Fair Credit Reporting Act (FCRA) - Provisions and Civil Liabilities for Wilful Violations

  • By: Staff Editor
  • Date: July 08, 2009
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The Fair Credit Reporting Act (FCRA), Public Law No. 91-508, was enacted in 1970 to promote accuracy, fairness, and the privacy of personal information assembled by Credit Reporting Agencies (CRAs). The FCRA was passed to address a growing credit reporting industry in the United States that compiled "consumer credit reports" and "investigative consumer reports" on individuals. The FCRA was the first federal law to regulate the use of personal information by private businesses.

The Fair Credit Reporting Act (FCRA), enforced by the Federal Trade Commission, is designed to promote accuracy and ensure privacy of the information used in consumer reports. Recent amendments to the Act expanded an individual’s rights and placed additional requirements on CRAs. Businesses that supply information about individuals to CRAs and those that use consumer reports also have new responsibilities under the law.

The FCRA Provisions
Since credit reports can include sensitive personal information and are used to evaluate the ability to participate in different activities in modern life, they are subject to regulations that follow a framework of fair information practices. The FCRA establishes rights and responsibilities for "consumers," "furnishers," and "users" of credit reports.  Accordingly,

  • Consumers are individuals.
  • Furnishers are entities that send information to CRAs regarding creditworthiness in the normal course of business.
  • Users of credit reports are entities that request a report to evaluate a consumer for some purpose.

What is a Consumer Reporting Agency (CRA)?
Consumer reporting agencies (CRAs) are entities that collect and disseminate information about consumers to be used for credit evaluation and certain other purposes, including employment. CRAs assemble reports on individuals for businesses, including credit card companies, banks, employers, landlords, and others. The FCRA provides protection for credit reports, consumer investigatory reports, and employment background checks. CRAs have a number of responsibilities under FCRA, including the following:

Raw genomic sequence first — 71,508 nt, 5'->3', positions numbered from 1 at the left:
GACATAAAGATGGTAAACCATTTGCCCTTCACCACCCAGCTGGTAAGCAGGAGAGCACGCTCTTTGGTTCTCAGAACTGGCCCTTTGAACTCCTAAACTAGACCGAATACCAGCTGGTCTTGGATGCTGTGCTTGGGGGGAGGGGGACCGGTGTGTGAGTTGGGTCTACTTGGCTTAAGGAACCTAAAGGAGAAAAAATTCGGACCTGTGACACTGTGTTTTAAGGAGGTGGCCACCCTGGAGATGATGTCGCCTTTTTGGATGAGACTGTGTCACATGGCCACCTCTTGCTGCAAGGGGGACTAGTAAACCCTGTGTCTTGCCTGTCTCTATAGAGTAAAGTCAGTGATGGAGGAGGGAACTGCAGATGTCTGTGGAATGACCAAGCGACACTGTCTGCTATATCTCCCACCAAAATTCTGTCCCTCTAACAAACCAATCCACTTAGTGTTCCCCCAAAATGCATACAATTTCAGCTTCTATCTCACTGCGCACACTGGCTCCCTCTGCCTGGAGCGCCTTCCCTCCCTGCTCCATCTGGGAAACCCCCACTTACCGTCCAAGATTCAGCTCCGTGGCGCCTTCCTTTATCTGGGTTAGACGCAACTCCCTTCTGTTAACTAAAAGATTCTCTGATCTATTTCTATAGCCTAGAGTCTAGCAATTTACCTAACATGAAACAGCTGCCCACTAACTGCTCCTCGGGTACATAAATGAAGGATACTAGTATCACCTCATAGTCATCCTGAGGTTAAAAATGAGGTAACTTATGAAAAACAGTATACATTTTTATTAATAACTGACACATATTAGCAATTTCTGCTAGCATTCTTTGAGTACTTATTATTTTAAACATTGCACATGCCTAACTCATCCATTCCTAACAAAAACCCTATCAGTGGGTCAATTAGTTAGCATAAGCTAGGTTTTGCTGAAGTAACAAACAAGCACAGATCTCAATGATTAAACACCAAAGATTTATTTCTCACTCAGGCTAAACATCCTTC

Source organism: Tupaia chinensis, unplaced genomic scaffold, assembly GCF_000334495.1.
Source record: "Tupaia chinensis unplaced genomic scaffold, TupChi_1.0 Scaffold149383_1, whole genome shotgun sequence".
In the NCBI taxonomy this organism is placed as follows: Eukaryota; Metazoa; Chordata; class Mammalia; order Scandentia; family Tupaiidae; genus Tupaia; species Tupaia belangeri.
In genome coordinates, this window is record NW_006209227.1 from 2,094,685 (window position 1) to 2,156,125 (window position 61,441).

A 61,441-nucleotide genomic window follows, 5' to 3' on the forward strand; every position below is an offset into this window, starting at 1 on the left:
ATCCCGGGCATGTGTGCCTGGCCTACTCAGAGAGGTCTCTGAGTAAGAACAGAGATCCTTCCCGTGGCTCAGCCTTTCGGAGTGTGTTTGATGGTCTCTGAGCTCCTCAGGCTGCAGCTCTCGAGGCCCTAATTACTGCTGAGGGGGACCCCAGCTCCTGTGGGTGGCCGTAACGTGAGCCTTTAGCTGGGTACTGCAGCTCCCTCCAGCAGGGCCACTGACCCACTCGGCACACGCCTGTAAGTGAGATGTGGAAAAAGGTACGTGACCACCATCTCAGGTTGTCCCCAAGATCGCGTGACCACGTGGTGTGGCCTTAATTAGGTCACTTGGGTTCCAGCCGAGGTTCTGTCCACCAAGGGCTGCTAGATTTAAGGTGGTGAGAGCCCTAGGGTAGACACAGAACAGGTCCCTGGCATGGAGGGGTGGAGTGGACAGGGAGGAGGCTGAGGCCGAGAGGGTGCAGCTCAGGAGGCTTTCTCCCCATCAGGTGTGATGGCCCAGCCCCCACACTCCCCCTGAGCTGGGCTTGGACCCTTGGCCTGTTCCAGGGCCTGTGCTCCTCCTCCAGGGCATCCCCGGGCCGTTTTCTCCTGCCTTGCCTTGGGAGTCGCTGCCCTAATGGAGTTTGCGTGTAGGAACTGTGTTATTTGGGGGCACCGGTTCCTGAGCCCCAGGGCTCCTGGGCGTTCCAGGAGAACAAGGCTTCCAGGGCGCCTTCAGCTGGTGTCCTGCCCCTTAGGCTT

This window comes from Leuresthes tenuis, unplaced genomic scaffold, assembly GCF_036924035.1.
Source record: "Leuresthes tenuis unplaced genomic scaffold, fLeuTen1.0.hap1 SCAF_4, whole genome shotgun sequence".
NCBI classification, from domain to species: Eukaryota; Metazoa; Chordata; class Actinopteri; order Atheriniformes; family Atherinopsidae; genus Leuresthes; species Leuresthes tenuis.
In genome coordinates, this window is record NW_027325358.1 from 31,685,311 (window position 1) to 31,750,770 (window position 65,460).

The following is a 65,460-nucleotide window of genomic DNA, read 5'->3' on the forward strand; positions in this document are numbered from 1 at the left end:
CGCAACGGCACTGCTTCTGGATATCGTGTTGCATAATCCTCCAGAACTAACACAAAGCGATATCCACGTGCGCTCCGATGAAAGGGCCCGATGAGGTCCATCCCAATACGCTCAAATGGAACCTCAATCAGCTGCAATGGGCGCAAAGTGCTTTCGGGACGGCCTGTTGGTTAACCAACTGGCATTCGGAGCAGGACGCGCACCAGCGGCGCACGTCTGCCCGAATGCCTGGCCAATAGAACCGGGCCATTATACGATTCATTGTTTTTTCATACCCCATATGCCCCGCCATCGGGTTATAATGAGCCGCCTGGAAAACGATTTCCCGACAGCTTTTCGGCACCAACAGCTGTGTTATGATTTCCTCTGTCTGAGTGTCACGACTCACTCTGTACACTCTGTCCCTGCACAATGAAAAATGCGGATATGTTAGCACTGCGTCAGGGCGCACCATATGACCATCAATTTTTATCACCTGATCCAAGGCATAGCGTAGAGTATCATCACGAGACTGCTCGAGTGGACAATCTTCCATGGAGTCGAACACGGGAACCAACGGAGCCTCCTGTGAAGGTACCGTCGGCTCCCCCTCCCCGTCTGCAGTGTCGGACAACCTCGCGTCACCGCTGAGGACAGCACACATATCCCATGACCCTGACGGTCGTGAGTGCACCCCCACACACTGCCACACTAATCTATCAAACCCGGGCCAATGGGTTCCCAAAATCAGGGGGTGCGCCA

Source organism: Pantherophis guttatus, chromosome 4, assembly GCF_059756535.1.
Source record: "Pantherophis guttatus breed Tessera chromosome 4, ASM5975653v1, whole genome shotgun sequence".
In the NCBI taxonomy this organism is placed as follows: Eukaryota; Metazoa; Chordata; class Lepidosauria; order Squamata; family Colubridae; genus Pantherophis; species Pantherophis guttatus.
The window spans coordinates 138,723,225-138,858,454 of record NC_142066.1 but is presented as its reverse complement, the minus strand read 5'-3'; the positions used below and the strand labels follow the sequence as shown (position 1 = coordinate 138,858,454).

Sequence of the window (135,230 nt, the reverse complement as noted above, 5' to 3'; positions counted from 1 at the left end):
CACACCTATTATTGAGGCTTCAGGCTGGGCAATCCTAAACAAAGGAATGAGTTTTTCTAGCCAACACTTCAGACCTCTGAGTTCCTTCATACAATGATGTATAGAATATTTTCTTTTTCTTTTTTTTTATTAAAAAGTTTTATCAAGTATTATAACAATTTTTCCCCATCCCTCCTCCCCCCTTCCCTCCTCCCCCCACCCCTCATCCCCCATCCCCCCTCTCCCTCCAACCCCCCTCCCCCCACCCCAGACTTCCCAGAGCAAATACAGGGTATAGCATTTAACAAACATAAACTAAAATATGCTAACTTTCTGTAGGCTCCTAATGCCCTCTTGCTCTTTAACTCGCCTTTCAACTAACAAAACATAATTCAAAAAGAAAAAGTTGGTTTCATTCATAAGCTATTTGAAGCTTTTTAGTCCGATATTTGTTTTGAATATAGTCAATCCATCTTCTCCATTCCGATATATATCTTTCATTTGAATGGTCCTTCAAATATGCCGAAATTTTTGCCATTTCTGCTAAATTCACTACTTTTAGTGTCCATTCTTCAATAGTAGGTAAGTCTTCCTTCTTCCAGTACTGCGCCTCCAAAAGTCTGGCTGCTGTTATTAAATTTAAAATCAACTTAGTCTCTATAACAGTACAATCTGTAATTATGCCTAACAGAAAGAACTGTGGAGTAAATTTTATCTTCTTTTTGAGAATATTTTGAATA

1. To provide a consumer with information about him or her in the agency's files and to take steps to verify the accuracy of information disputed by a consumer.
  2. If negative information is removed as a result of a consumer's dispute, it may not be reinserted without notifying the consumer within five days, in writing.
  3. CRAs may not retain negative information for an excessive period. The FCRA describes how long negative information, such as late payments, bankruptcies, tax liens or judgments may stay on a consumer's credit report (typically seven years from the date of the delinquency). Exceptions: bankruptcies (10 years) and tax liens (seven years from the time they are paid).

CRAs in US

  • There are three national CRAs in the United States: Experian (formerly TRW), Trans Union, and Equifax (formerly Retail Credit Co.).
  • There are also many smaller credit reporting agencies that usually concentrate on reporting on individuals living in certain regions of the country. For example, in Texas, if a consumer tries to dispute information with Equifax directly, they must go through CSC Credit Services which is linked to the Equifax database.
  • Inspection bureaus, companies that sell information to insurance companies and assist in performing background checks, are considered CRAs as well, often.
  • Tenant screening and check approval companies are also considered CRAs.
  • Depending on the nature of the operation, other companies can be considered CRAs.
  • Courts have held that private investigators, detective agencies, collection agencies, and even college placement offices can be CRAs under the law.

Nationwide Specialty Consumer Reporting Agencies
Under Section 603(w) of the Fair Credit Reporting Act, the term “nationwide specialty consumer reporting agency” means a consumer reporting agency that compiles and maintains files on consumers on a nationwide basis relating to:

  • Medical records or payments;
  • Residential or tenant history;
  • Check writing history;
  • Employment history; or
  • Insurance claims.